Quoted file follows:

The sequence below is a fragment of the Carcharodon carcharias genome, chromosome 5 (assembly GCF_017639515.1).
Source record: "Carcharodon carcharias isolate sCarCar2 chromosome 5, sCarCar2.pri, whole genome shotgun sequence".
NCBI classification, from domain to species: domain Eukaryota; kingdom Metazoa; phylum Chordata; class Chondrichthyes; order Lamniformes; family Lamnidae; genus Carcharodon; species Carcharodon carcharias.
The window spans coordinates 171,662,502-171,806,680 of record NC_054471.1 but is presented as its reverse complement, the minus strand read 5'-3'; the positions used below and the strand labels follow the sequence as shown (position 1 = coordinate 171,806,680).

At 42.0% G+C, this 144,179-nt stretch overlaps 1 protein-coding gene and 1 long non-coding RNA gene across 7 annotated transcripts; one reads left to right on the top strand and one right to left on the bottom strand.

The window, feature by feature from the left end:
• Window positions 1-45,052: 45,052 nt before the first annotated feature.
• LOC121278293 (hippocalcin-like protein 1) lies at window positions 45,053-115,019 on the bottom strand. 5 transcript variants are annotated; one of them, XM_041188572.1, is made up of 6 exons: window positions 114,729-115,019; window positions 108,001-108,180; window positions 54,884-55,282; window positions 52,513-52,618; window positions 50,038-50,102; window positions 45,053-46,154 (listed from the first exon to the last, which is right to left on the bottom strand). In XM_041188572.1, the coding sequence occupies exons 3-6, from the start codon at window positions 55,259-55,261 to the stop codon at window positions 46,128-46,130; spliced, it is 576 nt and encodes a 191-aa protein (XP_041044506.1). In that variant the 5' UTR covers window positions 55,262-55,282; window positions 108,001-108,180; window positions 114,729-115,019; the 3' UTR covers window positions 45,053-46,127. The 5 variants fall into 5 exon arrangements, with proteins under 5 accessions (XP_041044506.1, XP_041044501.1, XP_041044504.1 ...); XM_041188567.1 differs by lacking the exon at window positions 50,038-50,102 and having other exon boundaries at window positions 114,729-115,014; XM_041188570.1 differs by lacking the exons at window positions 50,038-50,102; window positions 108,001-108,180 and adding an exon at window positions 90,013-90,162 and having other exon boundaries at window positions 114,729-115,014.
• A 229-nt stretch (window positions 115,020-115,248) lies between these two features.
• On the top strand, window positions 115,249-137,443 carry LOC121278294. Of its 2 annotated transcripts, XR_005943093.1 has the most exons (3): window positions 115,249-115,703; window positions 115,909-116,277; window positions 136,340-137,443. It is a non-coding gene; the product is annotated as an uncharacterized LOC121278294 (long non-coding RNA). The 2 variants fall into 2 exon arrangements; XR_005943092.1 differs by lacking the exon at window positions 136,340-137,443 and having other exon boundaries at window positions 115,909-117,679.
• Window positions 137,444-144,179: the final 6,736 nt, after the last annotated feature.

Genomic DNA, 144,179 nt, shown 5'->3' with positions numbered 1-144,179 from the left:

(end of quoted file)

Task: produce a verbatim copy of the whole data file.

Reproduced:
The sequence below is a fragment of the Carcharodon carcharias genome, chromosome 5 (assembly GCF_017639515.1).
Source record: "Carcharodon carcharias isolate sCarCar2 chromosome 5, sCarCar2.pri, whole genome shotgun sequence".
NCBI classification, from domain to species: domain Eukaryota; kingdom Metazoa; phylum Chordata; class Chondrichthyes; order Lamniformes; family Lamnidae; genus Carcharodon; species Carcharodon carcharias.
The window spans coordinates 171,662,502-171,806,680 of record NC_054471.1 but is presented as its reverse complement, the minus strand read 5'-3'; the positions used below and the strand labels follow the sequence as shown (position 1 = coordinate 171,806,680).

At 42.0% G+C, this 144,179-nt stretch overlaps 1 protein-coding gene and 1 long non-coding RNA gene across 7 annotated transcripts; one reads left to right on the top strand and one right to left on the bottom strand.

The window, feature by feature from the left end:
• Window positions 1-45,052: 45,052 nt before the first annotated feature.
• LOC121278293 (hippocalcin-like protein 1) lies at window positions 45,053-115,019 on the bottom strand. 5 transcript variants are annotated; one of them, XM_041188572.1, is made up of 6 exons: window positions 114,729-115,019; window positions 108,001-108,180; window positions 54,884-55,282; window positions 52,513-52,618; window positions 50,038-50,102; window positions 45,053-46,154 (listed from the first exon to the last, which is right to left on the bottom strand). In XM_041188572.1, the coding sequence occupies exons 3-6, from the start codon at window positions 55,259-55,261 to the stop codon at window positions 46,128-46,130; spliced, it is 576 nt and encodes a 191-aa protein (XP_041044506.1). In that variant the 5' UTR covers window positions 55,262-55,282; window positions 108,001-108,180; window positions 114,729-115,019; the 3' UTR covers window positions 45,053-46,127. The 5 variants fall into 5 exon arrangements, with proteins under 5 accessions (XP_041044506.1, XP_041044501.1, XP_041044504.1 ...); XM_041188567.1 differs by lacking the exon at window positions 50,038-50,102 and having other exon boundaries at window positions 114,729-115,014; XM_041188570.1 differs by lacking the exons at window positions 50,038-50,102; window positions 108,001-108,180 and adding an exon at window positions 90,013-90,162 and having other exon boundaries at window positions 114,729-115,014.
• A 229-nt stretch (window positions 115,020-115,248) lies between these two features.
• On the top strand, window positions 115,249-137,443 carry LOC121278294. Of its 2 annotated transcripts, XR_005943093.1 has the most exons (3): window positions 115,249-115,703; window positions 115,909-116,277; window positions 136,340-137,443. It is a non-coding gene; the product is annotated as an uncharacterized LOC121278294 (long non-coding RNA). The 2 variants fall into 2 exon arrangements; XR_005943092.1 differs by lacking the exon at window positions 136,340-137,443 and having other exon boundaries at window positions 115,909-117,679.
• Window positions 137,444-144,179: the final 6,736 nt, after the last annotated feature.

Genomic DNA, 144,179 nt, shown 5'->3' with positions numbered 1-144,179 from the left: